By Jenny Lindsay
Game Changers Conversation, VU Footscray University Town, VU@MetroWest on 20 June 2018
Waste is everywhere. But so are the opportunities to prevent it.
That’s right, prevent it – not just deal with it. When we think about waste management, we often think of dirty, smelly tips, landfills or dumps. We ask how do we deal with the waste that’s currently created? Better recycling programs to divert waste from landfill? Partly, yes. There are definitely ways to improve our community’s recycling habits.
Imagine if we had less waste to deal with in the first place? Reducing the burden of waste management needs to be a priority for our community.
Better design for utility and long life
Some of the reasons for throwing things out included that they just didn’t work in the way they were expected. For example, who’s had a water bottle that leaks, or a cup that drips its contents down your front? It might look great, but removing barriers to use needs to be a focus for producers.
Ben Young, CEO & Founder of Frank Green, directed his energies to bringing good design to the drink bottle and keep cup scene. Building quality items that work well and are made to last is a sure-fire way to keep consumption to a minimum. Ben involved baristas in the design process and incorporated features for added customer assurance, like extra turns to ensure the seal was secure.
Buying something just once that you’ll actually use, and use a lot, beats wasting the millions of disposable and poorly constructed items in the world today.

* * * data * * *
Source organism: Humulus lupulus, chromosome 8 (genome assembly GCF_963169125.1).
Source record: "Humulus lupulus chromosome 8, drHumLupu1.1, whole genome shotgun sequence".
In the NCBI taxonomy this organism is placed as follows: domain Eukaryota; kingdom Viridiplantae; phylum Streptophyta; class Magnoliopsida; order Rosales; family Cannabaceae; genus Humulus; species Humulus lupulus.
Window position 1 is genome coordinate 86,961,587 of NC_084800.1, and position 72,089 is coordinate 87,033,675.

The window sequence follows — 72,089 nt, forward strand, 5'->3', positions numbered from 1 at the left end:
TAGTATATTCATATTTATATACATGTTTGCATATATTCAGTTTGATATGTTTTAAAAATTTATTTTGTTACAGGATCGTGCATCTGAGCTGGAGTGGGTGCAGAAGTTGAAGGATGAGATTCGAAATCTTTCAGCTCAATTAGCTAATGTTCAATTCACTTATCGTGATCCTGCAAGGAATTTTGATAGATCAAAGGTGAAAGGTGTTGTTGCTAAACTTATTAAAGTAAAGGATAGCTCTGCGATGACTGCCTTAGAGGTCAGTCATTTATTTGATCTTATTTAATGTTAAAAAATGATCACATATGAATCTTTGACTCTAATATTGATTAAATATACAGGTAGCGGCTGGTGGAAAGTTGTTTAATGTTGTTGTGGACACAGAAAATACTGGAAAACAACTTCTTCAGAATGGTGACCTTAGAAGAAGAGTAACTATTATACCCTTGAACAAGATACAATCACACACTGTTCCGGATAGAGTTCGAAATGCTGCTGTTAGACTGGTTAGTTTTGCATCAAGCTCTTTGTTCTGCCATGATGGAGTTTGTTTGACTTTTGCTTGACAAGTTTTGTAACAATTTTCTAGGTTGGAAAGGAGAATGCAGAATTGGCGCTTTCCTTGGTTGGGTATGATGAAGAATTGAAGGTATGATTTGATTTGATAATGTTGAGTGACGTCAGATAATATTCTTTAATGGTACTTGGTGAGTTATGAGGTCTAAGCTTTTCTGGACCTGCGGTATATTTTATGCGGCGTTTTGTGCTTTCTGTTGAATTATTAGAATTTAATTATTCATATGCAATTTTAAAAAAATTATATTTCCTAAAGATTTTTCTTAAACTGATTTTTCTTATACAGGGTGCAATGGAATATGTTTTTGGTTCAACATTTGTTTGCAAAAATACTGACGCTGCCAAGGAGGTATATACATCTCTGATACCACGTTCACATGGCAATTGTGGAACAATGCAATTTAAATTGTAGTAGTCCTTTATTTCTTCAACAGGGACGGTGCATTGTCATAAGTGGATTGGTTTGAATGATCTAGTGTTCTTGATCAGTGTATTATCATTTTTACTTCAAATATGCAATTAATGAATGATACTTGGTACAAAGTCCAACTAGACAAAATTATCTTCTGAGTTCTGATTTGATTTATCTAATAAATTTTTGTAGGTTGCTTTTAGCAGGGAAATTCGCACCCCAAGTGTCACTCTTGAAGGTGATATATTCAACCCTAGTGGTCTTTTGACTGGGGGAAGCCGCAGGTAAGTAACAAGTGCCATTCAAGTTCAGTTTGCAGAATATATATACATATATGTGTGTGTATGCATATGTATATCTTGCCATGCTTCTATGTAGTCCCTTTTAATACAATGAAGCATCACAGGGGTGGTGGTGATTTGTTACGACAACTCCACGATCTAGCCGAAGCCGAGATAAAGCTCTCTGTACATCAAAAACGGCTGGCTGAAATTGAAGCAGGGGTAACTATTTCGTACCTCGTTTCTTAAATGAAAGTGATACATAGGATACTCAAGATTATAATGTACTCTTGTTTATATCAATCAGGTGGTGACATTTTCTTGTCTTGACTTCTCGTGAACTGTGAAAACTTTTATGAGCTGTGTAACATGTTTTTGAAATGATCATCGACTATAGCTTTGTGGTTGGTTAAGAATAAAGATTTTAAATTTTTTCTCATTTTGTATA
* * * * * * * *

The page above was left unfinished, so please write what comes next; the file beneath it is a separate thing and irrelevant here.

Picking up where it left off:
Donavan Marney, Industry Support and Outreach Scientist at the Australian Synchrotron, noted that we ARE innovating, but research funding comes in waves. While Council are activating waste management programs, there needs to be longer term policy and leadership at higher levels to enable research and development to identify solutions.
The work being done now is around how to process waste, by identifying the properties of the materials. We already know disposal of micro plastics is a particular problem. The processing of waste material is decided at the time of disposal.
A better scenario is to decide earlier – does this item need to be produced/purchased/discarded?
Let’s walk this journey together
For our consumption and habits to change, let’s walk this journey together. It’s important to recognise that not everyone has the same values. For example, our lifestyles are often heavily reliant on cars, which are entirely synthetic. A war on waste does not mean war on all plastic.
In an environment where we decide how to manage our waste problem at the time of disposal, can we decide earlier? Do we need the latest model? Is it unrepairable? Can we find it elsewhere?
If you can imagine a tap left running, do you constantly mop up the floor, or turn off the tap?
Let’s see where we can reduce consumption, minimise waste, and eliminate the need for items at the source wherever we can.
Michelle Fisher is the founder and coordinator of the Melbourne Repair Cafe (Inner West). She is more comfortable wielding pens than tools and welcomes contributions from those who can wield one or the other or both! Please send submissions to the Melbourne Repair Cafe's email address..
Jenny Lindsay is a seeker of sustainable lifestyle solutions who regularly helps out on the Repair Café registration desk. Jenny is the founder of Connectjen virtual assistant which offers copywriting, marketing and admin support for businesses committed to challenging the status quo.